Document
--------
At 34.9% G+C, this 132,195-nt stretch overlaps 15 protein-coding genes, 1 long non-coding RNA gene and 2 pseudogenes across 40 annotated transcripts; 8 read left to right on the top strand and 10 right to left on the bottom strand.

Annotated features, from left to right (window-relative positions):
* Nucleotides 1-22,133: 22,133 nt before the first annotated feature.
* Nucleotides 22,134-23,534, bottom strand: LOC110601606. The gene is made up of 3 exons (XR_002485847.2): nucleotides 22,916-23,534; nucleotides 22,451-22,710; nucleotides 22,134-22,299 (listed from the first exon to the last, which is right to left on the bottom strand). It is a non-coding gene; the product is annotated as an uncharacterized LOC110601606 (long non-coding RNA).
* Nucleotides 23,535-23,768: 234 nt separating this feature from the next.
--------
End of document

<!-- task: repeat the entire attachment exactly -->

At 34.9% G+C, this 132,195-nt stretch overlaps 15 protein-coding genes, 1 long non-coding RNA gene and 2 pseudogenes across 40 annotated transcripts; 8 read left to right on the top strand and 10 right to left on the bottom strand.

Annotated features, from left to right (window-relative positions):
* Nucleotides 1-22,133: 22,133 nt before the first annotated feature.
* Nucleotides 22,134-23,534, bottom strand: LOC110601606. The gene is made up of 3 exons (XR_002485847.2): nucleotides 22,916-23,534; nucleotides 22,451-22,710; nucleotides 22,134-22,299 (listed from the first exon to the last, which is right to left on the bottom strand). It is a non-coding gene; the product is annotated as an uncharacterized LOC110601606 (long non-coding RNA).
* Nucleotides 23,535-23,768: 234 nt separating this feature from the next.